I've got a book in my office 800 pages long called "Baptism in the Early Church," and I can tell you that every form of baptism that you can even think to believe and more, was practiced by the early church, and everybody thought they had it right. So we're going to get all bent out of shape. We've dunked you in the pool. You've been to my house, you know that. We’ve dunked you in the pool. That's the way we do it. I think that's probably the biblical way. But I'm gonna tell you right now I am not going to the mat for baptism. I'm not going to the mat for how Jesus comes back. Some of you all go, "What do you think about this crown, what do you think about this horn?" I'm like, "Dude, you're a pre-trib, you're a post-trib. How about I'm a pan-trib. It's all gonna pan out in the end. Okay. How about that. Is that okay. Let me tell you something, the whole church is fumbled with that book. So are you gonna make that the criteria for stuff." "Yeah, but I've got to know if Genesis here. Are these literal days or these are periods. You don't believe the word of God if you believe that." I'm like, "Really? Really? Augustine didn't think they were literal 24 hour days. So I guess Augustine's out like the great church theologian and kick him to the curb. You're no longer a Christian Augustine." And if it's six 24 hour days, hallelujah, praise God, pass the plate and the ammunition. That's great. Fantastic. But the fact of the matter is why are we gonna get so bent out of shape about that when nobody knows for sure. We're gonna go to Genesis 6, and we're gonna figure out who the sons of God were. Really, great! If you get that, please write me a paper and some footnotes and a bibliography. I'd love to read it and grade it. That'd be fantastic. We need to understand that what brings us to this table is the fact that we believe God clothed himself in flesh, and became a man, and died on a cross, and got up on the third day and is gonna come again. And that's enough to bring us to the table.
How about looking forward and not backwards? Can I just bust somebody's bubble here. Nostalgia is not spirituality. I know we like it and I tell you I learned something just recently. I grew up, my dad loved Elvis Presley. I could not, for the life of me understand. And he's here. I couldn't understand for the life of me how anybody could like Elvis Presley. By the time I got a hold of Elvis Presley, he had the gut hanging out, those big things sticking up and, "I lived a life that's full" And I'm going, yeah, you've eaten the whole buffet dude. And girls are running around and I’m going, what is up with this dude in rhinestones and everything. I'm like, there's no way in the world. My dad loved Elvis Presley. Well, I realized I'd become my dad. Scary stuff. I was showing my kids, my favorite band, and I told you is, my favorite band is Van Halen. And I was showing, Grace, my oldest daughter, Van Halen. And she's looking at David Lee Roth and she calls him wiggly giggly. She like, "He’s ugly." An I'm like, here I am, I'm stuck in the 80's and it's 2015. I've become my dad.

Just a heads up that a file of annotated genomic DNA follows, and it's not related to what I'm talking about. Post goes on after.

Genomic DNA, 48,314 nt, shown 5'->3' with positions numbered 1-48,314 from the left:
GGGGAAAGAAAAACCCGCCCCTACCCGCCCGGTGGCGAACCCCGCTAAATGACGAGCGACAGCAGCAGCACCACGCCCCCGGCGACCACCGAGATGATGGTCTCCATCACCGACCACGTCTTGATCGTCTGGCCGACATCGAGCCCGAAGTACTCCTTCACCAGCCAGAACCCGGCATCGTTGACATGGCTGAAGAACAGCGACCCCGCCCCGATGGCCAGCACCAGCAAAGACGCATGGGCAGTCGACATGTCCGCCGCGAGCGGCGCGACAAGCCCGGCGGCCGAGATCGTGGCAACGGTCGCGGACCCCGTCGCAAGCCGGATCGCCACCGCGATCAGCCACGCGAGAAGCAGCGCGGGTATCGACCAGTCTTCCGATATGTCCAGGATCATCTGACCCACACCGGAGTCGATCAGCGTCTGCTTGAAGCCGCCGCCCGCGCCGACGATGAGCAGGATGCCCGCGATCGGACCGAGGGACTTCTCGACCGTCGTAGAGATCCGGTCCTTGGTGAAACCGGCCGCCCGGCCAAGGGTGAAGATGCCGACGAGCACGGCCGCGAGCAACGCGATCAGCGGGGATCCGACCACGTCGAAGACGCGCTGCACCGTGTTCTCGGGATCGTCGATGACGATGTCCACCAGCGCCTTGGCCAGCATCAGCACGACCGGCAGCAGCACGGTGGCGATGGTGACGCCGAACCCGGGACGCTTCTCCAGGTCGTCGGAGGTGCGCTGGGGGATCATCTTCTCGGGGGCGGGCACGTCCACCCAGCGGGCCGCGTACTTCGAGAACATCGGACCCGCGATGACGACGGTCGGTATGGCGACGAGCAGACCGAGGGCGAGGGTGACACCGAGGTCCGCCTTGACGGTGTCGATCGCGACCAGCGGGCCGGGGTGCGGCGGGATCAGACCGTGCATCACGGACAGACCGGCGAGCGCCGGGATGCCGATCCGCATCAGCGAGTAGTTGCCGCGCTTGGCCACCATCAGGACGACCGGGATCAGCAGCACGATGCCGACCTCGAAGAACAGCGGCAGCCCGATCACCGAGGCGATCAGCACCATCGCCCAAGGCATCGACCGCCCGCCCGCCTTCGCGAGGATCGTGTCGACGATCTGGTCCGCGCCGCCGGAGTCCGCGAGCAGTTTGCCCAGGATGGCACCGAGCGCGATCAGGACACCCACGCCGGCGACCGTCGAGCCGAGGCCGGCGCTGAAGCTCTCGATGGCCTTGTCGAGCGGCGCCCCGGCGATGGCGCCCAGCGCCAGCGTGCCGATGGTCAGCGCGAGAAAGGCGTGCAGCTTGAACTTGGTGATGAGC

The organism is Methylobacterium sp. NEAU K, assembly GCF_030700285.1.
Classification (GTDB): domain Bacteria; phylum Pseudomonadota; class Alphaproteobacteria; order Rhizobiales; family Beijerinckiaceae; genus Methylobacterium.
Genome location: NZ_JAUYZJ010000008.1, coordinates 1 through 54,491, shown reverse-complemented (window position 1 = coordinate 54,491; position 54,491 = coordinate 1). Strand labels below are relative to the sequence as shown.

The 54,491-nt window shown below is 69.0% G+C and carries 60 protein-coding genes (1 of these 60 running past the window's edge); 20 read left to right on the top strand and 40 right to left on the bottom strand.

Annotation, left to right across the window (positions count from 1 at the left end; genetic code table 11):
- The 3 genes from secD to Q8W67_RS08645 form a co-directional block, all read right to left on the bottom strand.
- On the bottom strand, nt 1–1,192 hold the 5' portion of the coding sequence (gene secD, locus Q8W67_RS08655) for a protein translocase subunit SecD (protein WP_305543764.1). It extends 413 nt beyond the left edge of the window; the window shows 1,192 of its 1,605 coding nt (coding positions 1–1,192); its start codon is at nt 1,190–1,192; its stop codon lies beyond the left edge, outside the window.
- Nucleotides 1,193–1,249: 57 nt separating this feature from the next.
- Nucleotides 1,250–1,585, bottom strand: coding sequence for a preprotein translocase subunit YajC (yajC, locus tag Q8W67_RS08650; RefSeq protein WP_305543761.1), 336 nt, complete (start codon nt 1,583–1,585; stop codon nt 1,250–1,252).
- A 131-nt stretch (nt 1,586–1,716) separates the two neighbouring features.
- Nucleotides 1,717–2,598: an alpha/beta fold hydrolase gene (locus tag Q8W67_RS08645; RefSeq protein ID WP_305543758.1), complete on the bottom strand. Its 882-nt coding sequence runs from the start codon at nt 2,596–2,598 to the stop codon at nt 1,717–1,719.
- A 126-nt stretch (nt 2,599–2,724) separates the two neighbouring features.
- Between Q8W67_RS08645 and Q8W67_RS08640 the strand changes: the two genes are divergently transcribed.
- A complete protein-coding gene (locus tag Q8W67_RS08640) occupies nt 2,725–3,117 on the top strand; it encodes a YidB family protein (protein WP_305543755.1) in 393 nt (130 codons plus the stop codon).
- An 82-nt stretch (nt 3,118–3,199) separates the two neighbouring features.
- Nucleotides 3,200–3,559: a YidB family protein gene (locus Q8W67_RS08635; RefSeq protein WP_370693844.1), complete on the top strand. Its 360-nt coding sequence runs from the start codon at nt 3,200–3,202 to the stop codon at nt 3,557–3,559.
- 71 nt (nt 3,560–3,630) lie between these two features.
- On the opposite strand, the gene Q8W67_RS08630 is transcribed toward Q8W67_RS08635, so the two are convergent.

God. We do that in the church though. We go, well this is the way we did it before. And this is what feels good to me. It's what I like. God didn't say, Jesus didn't say, "Hey I've come to anoint the status quo." He said, "I came and I make all things new." Loving people, walking in our identity would mean that we would be open too. Can I just say this in love? And I say this in love. We are doing something here that very few churches can do. We're actually mixing younger families with older people. It's very tough to do. What I would ask you to do as younger people, honor your elders. Honor them, listen to them. They've traveled a long way. They've experienced a lot of things. We need to listen to them. But I'm gonna ask the older people to understand something, that some of the things that we're doing is to reach these younger people and help us do that by not holding on to the past and moving forward. Because to really love means moving forward and we don't go backwards.